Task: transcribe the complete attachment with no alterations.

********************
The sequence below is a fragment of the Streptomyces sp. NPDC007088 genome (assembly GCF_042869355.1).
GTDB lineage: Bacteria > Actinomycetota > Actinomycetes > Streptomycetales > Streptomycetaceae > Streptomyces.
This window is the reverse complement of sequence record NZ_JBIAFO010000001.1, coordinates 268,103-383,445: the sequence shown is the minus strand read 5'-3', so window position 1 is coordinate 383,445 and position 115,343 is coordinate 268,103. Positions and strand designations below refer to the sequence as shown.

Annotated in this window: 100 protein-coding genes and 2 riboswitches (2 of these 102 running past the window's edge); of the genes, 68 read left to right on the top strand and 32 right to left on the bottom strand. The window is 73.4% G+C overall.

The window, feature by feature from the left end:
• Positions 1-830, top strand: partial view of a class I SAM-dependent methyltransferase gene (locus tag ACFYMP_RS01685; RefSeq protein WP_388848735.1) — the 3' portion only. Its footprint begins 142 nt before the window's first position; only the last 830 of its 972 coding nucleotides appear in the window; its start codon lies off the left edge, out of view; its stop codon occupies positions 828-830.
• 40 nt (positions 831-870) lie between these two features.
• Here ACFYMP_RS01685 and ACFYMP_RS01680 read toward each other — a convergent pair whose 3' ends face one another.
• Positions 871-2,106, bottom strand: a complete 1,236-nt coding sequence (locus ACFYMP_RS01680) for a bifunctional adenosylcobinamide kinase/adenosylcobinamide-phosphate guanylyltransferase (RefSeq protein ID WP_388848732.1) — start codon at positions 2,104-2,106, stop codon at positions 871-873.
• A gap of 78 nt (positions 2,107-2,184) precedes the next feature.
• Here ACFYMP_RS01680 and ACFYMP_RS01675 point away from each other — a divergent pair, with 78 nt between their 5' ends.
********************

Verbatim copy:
The sequence below is a fragment of the Streptomyces sp. NPDC007088 genome (assembly GCF_042869355.1).
GTDB lineage: Bacteria > Actinomycetota > Actinomycetes > Streptomycetales > Streptomycetaceae > Streptomyces.
This window is the reverse complement of sequence record NZ_JBIAFO010000001.1, coordinates 268,103-383,445: the sequence shown is the minus strand read 5'-3', so window position 1 is coordinate 383,445 and position 115,343 is coordinate 268,103. Positions and strand designations below refer to the sequence as shown.

Annotated in this window: 100 protein-coding genes and 2 riboswitches (2 of these 102 running past the window's edge); of the genes, 68 read left to right on the top strand and 32 right to left on the bottom strand. The window is 73.4% G+C overall.

The window, feature by feature from the left end:
• Positions 1-830, top strand: partial view of a class I SAM-dependent methyltransferase gene (locus tag ACFYMP_RS01685; RefSeq protein WP_388848735.1) — the 3' portion only. Its footprint begins 142 nt before the window's first position; only the last 830 of its 972 coding nucleotides appear in the window; its start codon lies off the left edge, out of view; its stop codon occupies positions 828-830.
• 40 nt (positions 831-870) lie between these two features.
• Here ACFYMP_RS01685 and ACFYMP_RS01680 read toward each other — a convergent pair whose 3' ends face one another.
• Positions 871-2,106, bottom strand: a complete 1,236-nt coding sequence (locus ACFYMP_RS01680) for a bifunctional adenosylcobinamide kinase/adenosylcobinamide-phosphate guanylyltransferase (RefSeq protein ID WP_388848732.1) — start codon at positions 2,104-2,106, stop codon at positions 871-873.
• A gap of 78 nt (positions 2,107-2,184) precedes the next feature.
• Here ACFYMP_RS01680 and ACFYMP_RS01675 point away from each other — a divergent pair, with 78 nt between their 5' ends.